Monday, April 25, 2011
Thanks, Budget Cuts, and an Inside Look
I would like to begin this blog with a heartfelt thanks to all of you that have contributed to the UW weather prediction research fund noted in the upper right of this blog and here. Over one-hundred of you have contributed both small and larger amounts and these funds (several thousand dollars so far) will help maintain our regional weather research and our real-time local weather prediction models running. Others contributed to the student scholarship fund, which is extraordinarily important as tuition zooms and financial pressure on our students increase.
It is really impressive that there is a community of Northwest residents who are so committed to keeping the collection of regional weather data, state-of-the-art weather models, and local forecasting research going in this period of cutbacks and retrenchment.
And the support is truly needed. This month for example, I learned that the funding I had gotten from the NWS for over a decade is ending due to their cutting of university funding in half. This was the money I was going to use to assimilate the new coastal radar into our local weather prediction efforts! Anyway, with your support I will work to keep our efforts going.
But since you are investors in our regional modeling, let me give you a little glimpse "behind the curtain" to see what you are supporting.
The local weather prediction computing facility is in the atmospheric sciences building on the UW campus. I have about two-hundred processors, most of them on dual quad-core servers (8 processors per board or node) and over 300 terabytes (trillion bytes) of disk storage. And to keep the thing running when lights flicker, there are uninterruptable power supplies (UPSs). Some of these processors can communicate through high-speed (40 gigabit per second) interconnects. All this stuff is packed into several clusters in very special racks (more on this later). Here is an example of one of the clusters:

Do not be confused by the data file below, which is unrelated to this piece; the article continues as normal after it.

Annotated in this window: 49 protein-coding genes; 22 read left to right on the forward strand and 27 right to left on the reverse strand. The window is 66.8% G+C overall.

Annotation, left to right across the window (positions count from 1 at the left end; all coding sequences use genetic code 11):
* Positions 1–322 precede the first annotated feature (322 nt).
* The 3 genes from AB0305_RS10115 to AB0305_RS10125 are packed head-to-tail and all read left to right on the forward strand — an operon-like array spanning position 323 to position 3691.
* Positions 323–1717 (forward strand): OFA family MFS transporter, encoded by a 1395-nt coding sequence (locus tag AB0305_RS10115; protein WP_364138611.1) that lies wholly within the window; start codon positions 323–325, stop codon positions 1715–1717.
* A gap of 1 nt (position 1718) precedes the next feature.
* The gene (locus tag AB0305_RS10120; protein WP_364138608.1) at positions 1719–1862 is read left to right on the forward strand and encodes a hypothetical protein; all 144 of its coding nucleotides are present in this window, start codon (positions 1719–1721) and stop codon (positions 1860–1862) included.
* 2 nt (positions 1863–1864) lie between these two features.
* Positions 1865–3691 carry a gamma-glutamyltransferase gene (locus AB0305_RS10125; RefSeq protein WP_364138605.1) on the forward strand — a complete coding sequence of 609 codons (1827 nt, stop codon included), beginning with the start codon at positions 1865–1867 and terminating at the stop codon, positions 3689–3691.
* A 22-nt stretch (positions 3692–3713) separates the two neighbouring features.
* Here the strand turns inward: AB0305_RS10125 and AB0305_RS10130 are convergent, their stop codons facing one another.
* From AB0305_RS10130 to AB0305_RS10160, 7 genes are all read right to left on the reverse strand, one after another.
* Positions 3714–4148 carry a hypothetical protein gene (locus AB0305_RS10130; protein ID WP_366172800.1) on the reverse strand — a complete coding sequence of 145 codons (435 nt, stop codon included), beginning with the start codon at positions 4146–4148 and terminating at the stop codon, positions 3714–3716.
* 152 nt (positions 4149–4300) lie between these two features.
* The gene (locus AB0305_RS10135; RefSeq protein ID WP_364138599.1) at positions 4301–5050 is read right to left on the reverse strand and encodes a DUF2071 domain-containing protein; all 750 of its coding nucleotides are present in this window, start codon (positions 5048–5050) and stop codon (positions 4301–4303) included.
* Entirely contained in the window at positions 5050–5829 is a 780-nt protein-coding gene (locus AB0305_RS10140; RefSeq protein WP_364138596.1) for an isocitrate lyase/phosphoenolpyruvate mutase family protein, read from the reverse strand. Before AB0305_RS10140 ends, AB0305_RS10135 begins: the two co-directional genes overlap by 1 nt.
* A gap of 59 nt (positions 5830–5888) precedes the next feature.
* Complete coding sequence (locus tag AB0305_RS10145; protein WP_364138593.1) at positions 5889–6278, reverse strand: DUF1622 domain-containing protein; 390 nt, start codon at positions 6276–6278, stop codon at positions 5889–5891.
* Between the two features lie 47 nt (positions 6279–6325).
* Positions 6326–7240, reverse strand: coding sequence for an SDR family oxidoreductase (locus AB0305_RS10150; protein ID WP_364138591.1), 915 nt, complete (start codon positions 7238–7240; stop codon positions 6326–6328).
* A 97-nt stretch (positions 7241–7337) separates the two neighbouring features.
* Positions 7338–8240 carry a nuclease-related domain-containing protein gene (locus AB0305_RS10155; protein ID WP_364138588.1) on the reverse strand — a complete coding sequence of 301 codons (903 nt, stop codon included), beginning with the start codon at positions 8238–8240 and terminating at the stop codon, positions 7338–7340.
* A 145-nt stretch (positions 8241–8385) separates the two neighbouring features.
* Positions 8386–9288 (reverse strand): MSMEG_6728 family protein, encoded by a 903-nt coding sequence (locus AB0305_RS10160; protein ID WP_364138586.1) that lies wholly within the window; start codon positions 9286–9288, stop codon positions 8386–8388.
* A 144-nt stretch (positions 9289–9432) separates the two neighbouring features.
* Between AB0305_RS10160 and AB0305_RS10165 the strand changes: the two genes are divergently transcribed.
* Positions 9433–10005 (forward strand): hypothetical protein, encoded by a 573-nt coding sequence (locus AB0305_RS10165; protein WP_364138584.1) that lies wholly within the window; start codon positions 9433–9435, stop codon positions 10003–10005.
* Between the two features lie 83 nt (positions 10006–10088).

This computer facility is one of the greenest around! The UW didn't have enough funds to give us a decent air conditioning system, so we came up with our own approach...we blow all the hot air outside and bring in cool air from the outside to make it up! To make this work we got fancy enclosures with BIG fans inside them. It pulls air across the processors and then out big ducts to the exterior of the building. Here are two pictures of our Rube Goldberg set up:
Ok, it is not pretty. And the UW AC guys didn't like the looks of it, but it really works! It is like all the heat from the computers doesn't exist. We have a big intake in one of the computer rooms that brings in the cool outside air. Only when the outside air is hot (a VERY, VERY short period here in Seattle!) do we need AC and the weak units the university gave us, plus an auxiliary unit we bought, does the trick. Why use energy to cool hot air when you can get rid of it! If we were really clever we would redirect the computer air to the heat ducts of the building and no external heat would be needed. Is anyone designing buildings to do this? They should.
You know the WRF model I am always showing on this blog? Generally we run this 0n 64 processors simultaneously, in other words the code is parallelized so that the problem can be split efficiently on many processors. And fast communication between the processors speeds this up immensely.
This computers not only run the forecast models, but they include web servers and other needs. This is not an inexpensive enterprise, and that is why your help is so valuable. Disks continuously fail, UPS batteries die, backup tapes are continuously needed, and we find that we have to replace the processors roughly every five years. Our system programmers, Dave Warren and Harry Edmon, are marvelous in keeping the system going and it rarely fails (at least 99% availability). And the department charges us per processor for support.
The amount of data moving through the system is amazing. Every day we bring in hundreds of gigabytes of weather data (NWS models, satellite and radar data, surface obs) and we acquire the data from over 70 local weather networks...all in real time. The models we run produce hundreds of gigabytes more a day. And the graphics you see on the web....we produce over 50,000 images a day! A tape and removal disk back system allows us to save key observations and data --again more expense.
And then there are the people... right now I have 3 staff members who spend much of their time developing improved weather prediction systems and maintaining this enterprise. And of course the students who are doing their theses on understanding weather systems and developing future technologies--like figuring how to get the maximum benefit from the new coastal radar.
This all started in 1995 with a single processor computer.
Again, thanks for all your help...cliff
Posted by Cliff Mass at 7:44 PM